Azara Blog: Some chemicals in black tea allegedly mimic insulin action

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Date published: 2008/03/02

The BBC says:

Drinking black tea could help prevent diabetes, according to new findings by scientists at Dundee University.

The researchers said black tea may have the potential to combat type 2 diabetes, the most common form of the disease.

They believe certain constituents of tea could act as an insulin substitute.
The Dundee team, led by Dr Graham Rena, hopes to secure more funding to continue its investigation.

In collaboration with colleagues at the Scottish Crop Research Institute, the researchers discovered that several black tea constituents, known as theaflavins and thearubigins, mimicked insulin action.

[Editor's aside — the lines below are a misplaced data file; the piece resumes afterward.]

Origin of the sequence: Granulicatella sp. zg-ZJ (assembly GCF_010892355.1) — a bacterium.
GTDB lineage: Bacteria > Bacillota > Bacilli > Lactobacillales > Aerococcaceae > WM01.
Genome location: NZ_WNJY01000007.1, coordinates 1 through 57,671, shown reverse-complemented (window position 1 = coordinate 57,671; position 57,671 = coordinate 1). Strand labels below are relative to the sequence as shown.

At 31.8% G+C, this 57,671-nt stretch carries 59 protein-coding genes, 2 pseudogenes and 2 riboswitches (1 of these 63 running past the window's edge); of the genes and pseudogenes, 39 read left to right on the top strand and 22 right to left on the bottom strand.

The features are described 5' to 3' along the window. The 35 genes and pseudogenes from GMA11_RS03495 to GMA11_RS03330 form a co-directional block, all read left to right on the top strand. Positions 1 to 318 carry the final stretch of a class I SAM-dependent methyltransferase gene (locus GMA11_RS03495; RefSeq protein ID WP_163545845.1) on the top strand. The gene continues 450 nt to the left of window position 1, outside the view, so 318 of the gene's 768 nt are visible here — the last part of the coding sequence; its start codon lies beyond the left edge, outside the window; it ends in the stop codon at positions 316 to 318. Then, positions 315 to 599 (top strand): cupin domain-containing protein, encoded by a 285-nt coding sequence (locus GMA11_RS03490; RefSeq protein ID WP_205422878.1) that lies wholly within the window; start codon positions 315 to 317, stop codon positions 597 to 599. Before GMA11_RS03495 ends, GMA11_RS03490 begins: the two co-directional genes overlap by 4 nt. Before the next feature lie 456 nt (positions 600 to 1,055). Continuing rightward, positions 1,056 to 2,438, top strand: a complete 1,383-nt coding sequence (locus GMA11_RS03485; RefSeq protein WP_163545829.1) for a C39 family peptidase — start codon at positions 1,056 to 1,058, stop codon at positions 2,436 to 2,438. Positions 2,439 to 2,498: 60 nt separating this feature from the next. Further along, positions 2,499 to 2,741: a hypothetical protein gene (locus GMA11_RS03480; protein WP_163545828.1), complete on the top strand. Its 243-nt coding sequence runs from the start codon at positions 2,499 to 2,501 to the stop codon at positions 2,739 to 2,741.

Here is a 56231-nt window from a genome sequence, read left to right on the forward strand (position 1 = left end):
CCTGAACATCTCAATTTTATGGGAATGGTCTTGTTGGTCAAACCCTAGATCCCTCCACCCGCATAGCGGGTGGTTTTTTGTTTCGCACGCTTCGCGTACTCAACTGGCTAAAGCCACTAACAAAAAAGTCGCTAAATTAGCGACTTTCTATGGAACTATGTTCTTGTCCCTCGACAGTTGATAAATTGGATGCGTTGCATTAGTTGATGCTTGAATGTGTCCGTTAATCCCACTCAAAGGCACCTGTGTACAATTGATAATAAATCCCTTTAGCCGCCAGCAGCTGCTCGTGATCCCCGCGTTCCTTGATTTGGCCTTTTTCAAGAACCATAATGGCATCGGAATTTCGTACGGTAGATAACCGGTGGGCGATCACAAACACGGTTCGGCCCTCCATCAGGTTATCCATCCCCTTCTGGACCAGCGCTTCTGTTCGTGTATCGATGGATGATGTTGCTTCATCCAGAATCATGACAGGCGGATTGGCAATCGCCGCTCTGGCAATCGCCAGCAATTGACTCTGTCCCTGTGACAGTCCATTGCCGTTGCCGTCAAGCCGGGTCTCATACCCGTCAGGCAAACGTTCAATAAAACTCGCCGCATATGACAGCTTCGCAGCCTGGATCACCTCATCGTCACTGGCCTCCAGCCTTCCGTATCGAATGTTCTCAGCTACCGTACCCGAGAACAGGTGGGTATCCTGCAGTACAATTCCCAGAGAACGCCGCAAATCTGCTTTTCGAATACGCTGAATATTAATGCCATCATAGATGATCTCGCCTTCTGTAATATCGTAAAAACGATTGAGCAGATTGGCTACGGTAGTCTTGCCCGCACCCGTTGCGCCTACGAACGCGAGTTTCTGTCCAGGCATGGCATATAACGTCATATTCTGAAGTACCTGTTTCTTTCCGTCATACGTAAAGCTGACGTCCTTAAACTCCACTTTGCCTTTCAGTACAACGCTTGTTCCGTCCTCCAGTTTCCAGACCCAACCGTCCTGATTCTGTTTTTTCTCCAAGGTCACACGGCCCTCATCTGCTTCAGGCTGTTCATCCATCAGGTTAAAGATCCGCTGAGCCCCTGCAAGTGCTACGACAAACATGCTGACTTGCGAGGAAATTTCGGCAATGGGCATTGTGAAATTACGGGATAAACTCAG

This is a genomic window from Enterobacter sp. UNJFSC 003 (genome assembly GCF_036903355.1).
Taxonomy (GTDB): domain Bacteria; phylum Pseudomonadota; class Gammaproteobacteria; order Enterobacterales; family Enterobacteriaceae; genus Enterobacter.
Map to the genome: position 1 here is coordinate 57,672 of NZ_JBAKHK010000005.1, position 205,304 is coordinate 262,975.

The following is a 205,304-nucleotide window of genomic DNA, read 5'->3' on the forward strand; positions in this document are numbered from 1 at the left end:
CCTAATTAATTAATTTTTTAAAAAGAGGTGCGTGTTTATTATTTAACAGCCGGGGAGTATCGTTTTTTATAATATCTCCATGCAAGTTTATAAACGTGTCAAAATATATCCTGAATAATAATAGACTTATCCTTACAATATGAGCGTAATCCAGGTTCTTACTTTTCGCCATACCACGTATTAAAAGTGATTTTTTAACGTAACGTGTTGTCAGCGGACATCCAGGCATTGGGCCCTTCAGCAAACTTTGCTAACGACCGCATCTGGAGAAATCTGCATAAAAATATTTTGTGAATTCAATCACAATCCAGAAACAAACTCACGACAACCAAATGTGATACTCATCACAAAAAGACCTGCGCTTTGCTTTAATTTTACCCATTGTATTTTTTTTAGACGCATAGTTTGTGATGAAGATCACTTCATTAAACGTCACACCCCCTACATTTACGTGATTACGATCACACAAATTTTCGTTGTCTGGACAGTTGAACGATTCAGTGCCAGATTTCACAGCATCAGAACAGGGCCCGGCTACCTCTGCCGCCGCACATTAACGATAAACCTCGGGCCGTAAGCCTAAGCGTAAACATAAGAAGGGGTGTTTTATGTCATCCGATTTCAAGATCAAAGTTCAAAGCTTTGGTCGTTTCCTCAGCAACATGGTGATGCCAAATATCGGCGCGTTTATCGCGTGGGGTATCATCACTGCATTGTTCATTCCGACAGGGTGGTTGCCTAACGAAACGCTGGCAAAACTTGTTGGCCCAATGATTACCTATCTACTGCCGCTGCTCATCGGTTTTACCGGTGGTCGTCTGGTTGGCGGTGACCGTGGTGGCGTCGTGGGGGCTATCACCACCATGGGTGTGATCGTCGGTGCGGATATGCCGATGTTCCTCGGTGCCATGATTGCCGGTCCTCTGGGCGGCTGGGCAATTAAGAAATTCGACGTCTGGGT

Dr Rena stressed that further research was needed.

"People shouldn't be rushing to drink masses of black tea thinking it will cure them of diabetes," he said. "We are still some way from this leading to new treatments or dietary advice.

"Our research into tea compounds is at a preclinical, experimental stage and people with diabetes should continue to take their medicines as directed by their doctor."

After the hype of the first paragraph, we get the reality check near the bottom of the article. At least this health study did some real basic science, instead of looking at the correlation between tea drinking and diabetes. But "mimicking" insulin action is not a very precise statement, and it's likely a lot of work needs to be done before anything real (possibly) comes out of this research.

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